Political uncertainties are increasingly behind many of the risks identified by sovereign debt analysts, said Moritz Kraemer, managing director of S&P Global Ratings, which tracks economic and political movements in dozens of countries to devise credit ratings.
The subject was also the topic of a speech by European Central Bank president Mario Draghi earlier this year.
Ms Lagarde said this month that policymakers "should not let a good recovery go to waste".
"We know what can happen if we let the moment pass," she said. "Growth will be too weak, and jobs too few. Safety nets will be unable to handle aging populations. Our financial system will be unprepared for future shocks."

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Ulaanbaatar and Moscow to enhance their cooperation www.montsame.mn

Ulaanbaatar /MONTSAME/ Mayor of Ulaanbaatar S.Batbold held a meeting with his Russian counterpart Sergey Sobyanin on October 9 in Moscow.

Following the meeting, the Mayors signed a cooperation program for 2018-2020 in accordance with principles reflected in the Protocol on Ulaanbaatar-Moscow friendly cooperation, which was signed on February, 26, 1996.

In accordance with the cooperation program, the sides will strengthen their cooperation in the fields of urban planning, architecture, housing, public untilities, urban development, education, health and archive.

Present at the meeting were S.Delgermaa, Ambassador Extraordinary and Plenipotentiary of Mongolia to the Russian Federation, M.Otgonbayar, Head of Ulaanbaatar Governor’s Office, S.Odontuya, Governor of Bayangol district, S.E.Cheremin, Minister of the Moscow Government and Head of the Department for External Economic and International Relations of the Moscow Government.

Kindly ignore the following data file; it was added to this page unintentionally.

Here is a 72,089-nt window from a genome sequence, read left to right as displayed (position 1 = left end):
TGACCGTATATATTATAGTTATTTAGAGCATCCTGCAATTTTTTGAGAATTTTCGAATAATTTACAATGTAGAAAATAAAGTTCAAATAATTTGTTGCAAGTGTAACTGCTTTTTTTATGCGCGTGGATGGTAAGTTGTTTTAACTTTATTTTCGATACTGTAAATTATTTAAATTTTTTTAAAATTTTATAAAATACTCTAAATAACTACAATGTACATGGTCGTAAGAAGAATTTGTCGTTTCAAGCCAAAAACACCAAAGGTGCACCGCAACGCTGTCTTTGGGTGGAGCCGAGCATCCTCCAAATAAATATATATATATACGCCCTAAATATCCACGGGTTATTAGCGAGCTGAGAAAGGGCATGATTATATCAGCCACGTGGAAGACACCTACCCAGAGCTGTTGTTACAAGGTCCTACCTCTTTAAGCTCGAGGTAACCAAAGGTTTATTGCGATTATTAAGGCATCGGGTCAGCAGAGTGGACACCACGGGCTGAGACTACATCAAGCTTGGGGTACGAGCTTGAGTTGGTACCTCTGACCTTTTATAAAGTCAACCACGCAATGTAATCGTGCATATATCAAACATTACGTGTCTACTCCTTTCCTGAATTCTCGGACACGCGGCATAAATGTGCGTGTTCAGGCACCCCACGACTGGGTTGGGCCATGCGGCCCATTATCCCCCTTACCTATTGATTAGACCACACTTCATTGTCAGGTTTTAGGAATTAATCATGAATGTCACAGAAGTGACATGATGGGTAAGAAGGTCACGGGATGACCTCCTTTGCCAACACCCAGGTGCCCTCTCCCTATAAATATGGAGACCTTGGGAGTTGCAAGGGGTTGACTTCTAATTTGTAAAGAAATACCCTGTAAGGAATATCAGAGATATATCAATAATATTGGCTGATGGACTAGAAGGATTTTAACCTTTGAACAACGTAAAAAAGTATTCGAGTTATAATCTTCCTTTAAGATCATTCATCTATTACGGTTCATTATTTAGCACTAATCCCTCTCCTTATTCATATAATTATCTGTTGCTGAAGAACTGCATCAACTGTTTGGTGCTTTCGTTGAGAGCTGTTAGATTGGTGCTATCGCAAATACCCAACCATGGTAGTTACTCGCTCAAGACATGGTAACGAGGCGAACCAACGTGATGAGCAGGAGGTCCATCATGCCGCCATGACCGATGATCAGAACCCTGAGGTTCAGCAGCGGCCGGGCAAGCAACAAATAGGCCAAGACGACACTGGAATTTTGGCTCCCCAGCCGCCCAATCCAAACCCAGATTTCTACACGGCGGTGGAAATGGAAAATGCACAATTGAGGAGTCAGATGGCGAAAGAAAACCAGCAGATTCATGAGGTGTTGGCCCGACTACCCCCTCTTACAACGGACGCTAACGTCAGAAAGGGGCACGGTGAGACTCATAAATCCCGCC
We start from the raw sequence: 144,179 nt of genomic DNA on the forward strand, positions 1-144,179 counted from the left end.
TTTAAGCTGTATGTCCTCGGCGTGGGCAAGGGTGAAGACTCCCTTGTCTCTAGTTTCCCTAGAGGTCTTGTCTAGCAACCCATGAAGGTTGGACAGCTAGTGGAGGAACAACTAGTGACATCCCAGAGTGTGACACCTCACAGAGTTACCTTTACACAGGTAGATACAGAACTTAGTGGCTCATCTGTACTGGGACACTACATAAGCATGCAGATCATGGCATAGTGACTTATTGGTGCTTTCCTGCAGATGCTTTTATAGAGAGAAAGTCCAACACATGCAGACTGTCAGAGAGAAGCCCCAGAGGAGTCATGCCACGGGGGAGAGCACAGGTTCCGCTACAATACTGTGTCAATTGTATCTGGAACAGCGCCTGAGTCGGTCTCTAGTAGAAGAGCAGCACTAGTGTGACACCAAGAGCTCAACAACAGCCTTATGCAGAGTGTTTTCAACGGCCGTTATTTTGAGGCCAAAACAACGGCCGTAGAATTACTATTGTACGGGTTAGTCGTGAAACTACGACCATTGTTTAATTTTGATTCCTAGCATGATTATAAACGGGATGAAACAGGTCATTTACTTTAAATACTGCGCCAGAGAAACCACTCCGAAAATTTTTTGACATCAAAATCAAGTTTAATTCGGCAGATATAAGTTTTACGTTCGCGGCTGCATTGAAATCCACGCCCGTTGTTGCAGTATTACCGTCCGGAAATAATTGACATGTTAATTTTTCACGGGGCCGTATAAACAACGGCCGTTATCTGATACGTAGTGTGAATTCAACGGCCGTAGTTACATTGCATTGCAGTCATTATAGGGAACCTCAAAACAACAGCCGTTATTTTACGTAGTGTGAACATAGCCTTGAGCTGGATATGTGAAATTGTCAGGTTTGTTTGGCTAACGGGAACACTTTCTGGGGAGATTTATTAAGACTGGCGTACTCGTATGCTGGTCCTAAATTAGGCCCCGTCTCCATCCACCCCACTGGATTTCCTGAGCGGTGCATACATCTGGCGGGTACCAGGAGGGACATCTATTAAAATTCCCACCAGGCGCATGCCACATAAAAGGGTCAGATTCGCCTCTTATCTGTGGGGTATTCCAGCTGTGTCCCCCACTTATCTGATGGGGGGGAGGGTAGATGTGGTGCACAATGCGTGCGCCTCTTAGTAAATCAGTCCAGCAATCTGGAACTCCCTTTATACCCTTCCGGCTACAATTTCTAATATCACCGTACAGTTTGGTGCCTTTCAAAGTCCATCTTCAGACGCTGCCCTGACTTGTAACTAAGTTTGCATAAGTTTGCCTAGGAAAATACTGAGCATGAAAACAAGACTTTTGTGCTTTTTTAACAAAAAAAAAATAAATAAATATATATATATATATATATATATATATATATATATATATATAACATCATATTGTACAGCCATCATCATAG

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Mongolian Falcon joins Baker-Forsman team www.theinformant.co.nz

Last year’s Hawke’s Bay Guineas winner Mongolian Falcon has joined the Cambridge stable of Murray Baker and Andrew Forsman.

The formerly Ruakaka-trained son of Fastnet Rock is on the comeback trail after suffering an injury in the Gr. 1 New Zealand 2000 Guineas at Riccarton last November.

“He’s been here with us for about three weeks now,” Forsman told www.theinformant.co.nz. “We’re just getting him ticking over at the moment and giving him some time on the water walker.

“He’s coming off a long rehab and he’s had knee surgery. He’s still a colt and it’s a matter of keeping him in one piece and giving him all the time he needs.”

Baker and Forsman are familiar with Mongolian Falcon, having saddled their subsequent Australian Derby winner Jon Snow for a second placing when the colt scored a five-length win in last year’s Gr. 2 Hawke’s Bay Guineas.

Owned by the Inner Mongolia Rider Horse Industry, Mongolian Falcon was trained by Donna Logan and Chris Gibbs to record three wins and four placings from nine starts for prize-money of $128,250.